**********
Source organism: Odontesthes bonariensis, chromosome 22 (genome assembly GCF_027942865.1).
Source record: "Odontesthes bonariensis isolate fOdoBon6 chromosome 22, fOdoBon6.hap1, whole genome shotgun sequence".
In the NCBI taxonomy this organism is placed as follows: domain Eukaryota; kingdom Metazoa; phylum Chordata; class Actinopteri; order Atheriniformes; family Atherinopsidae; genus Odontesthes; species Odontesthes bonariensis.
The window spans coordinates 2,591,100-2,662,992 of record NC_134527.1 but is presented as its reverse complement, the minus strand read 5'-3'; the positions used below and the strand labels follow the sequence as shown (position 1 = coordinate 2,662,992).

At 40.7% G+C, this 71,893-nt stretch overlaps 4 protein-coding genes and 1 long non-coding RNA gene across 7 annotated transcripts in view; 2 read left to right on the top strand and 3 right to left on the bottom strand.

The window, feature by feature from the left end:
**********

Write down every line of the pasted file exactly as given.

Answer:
Source organism: Odontesthes bonariensis, chromosome 22 (genome assembly GCF_027942865.1).
Source record: "Odontesthes bonariensis isolate fOdoBon6 chromosome 22, fOdoBon6.hap1, whole genome shotgun sequence".
In the NCBI taxonomy this organism is placed as follows: domain Eukaryota; kingdom Metazoa; phylum Chordata; class Actinopteri; order Atheriniformes; family Atherinopsidae; genus Odontesthes; species Odontesthes bonariensis.
The window spans coordinates 2,591,100-2,662,992 of record NC_134527.1 but is presented as its reverse complement, the minus strand read 5'-3'; the positions used below and the strand labels follow the sequence as shown (position 1 = coordinate 2,662,992).

At 40.7% G+C, this 71,893-nt stretch overlaps 4 protein-coding genes and 1 long non-coding RNA gene across 7 annotated transcripts in view; 2 read left to right on the top strand and 3 right to left on the bottom strand.

The window, feature by feature from the left end: